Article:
Language course enrollments may be dropping across the country, but many of Yale’s foreign language departments have held on to student interest.

Last week, the Modern Language Association — a scholarly organization that promotes language and literature study through publications and advocacy work — released a survey that measured foreign language enrollment at American colleges and universities, comparing trends across languages like Korean and Russian. Language enrollment nationwide fell nearly 7 percent between 2009 and 2013 despite multiple periods of growth since 2002. While overall enrollment in Yale College foreign language courses has also dropped since 2009, many other trends summarized in the report do not hold true at Yale.

“It could be that with the ever-increasing use of English globally, students may see less of a need to study a foreign language,” Director of Undergraduate Studies for French Christopher Semk said. “Especially now that more students and parents see college as a means to a high-paying job, they don’t necessarily see the influence of language study — especially when you can do work abroad in English.”

On a similar note, MLA Executive Director Rosemary Feal told the Chronicle of Higher Education last week that the decrease could be explained by increased student enrollment in career-oriented subjects, such as business, which leave little time for language classes.

Still, others said it is difficult to know what is behind the trend.

“I have no idea what accounts for these broad shifts — if, in fact, they are taking place — nor does anyone else,” East Asian Languages and Literatures DUS Seth Jacobowitz said, noting that the subject has drawn increased attention of late.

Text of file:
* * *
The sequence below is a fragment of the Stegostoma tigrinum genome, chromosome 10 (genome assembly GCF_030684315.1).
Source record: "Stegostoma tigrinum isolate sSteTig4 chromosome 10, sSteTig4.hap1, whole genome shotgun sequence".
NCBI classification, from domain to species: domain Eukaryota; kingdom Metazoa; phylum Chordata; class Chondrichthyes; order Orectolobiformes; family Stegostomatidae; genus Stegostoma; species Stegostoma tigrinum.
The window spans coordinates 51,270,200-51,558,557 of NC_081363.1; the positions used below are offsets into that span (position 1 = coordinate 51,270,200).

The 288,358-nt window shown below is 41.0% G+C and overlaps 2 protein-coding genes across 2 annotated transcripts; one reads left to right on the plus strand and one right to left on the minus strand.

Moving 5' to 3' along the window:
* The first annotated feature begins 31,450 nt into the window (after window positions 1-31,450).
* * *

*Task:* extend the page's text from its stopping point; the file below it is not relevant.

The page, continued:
Nelleke Van Deusen-Scholl, director of Yale’s Center for Language Study, said it is hard to say whether these numbers reflect an ongoing trend or mere fluctuations in language enrollment.

Jacobowitz added that Yale students often enter college with strong language backgrounds — something that both the study and Spanish DUS Susan Byrne corroborated — so small declines in elementary courses do not necessarily indicate less overall interest.

Still, despite the overall decrease, numbers for individual language courses have fluctuated at Yale and beyond. The MLA survey indicated increased enrollments in languages such as Korean, American Sign Language, Portuguese and Chinese. In the case of Korean, this increase was as large as 44.7 percent. Yale’s Korean enrollment, meanwhile, has shown an overall positive, if erratic trend since the 2009–10 academic year.

Portuguese enrollment has also been unpredictable. Portuguese DUS David Jackson said registration numbers generally hover around 60 per semester, but spiked to 120 two years ago before returning to normal levels this spring.

But other languages saw decreased interest nationally. Ancient Greek enrollments, for example, have fallen 35.5 percent nationwide since 2009, but, according to Classics DUS Emily Greenwood, ancient Greek enrollments at Yale have been “modest but steady” during the same period. And though it remains the most-studied language at Yale and in the United States, Spanish has seen an 8.2 percent fall in nationwide enrollment.

Russian enrollments have decreased about 18 percent since 2009, according to the survey, but Slavic Languages and Literatures Senior Lector Irina Dolgova said beginning Russian enrollments are about 30 percent higher at Yale this year. The increased interest, she said, could be due to Russia’s recent prominence in political news.

This MLA report is the 23rd of its kind to be released by the association.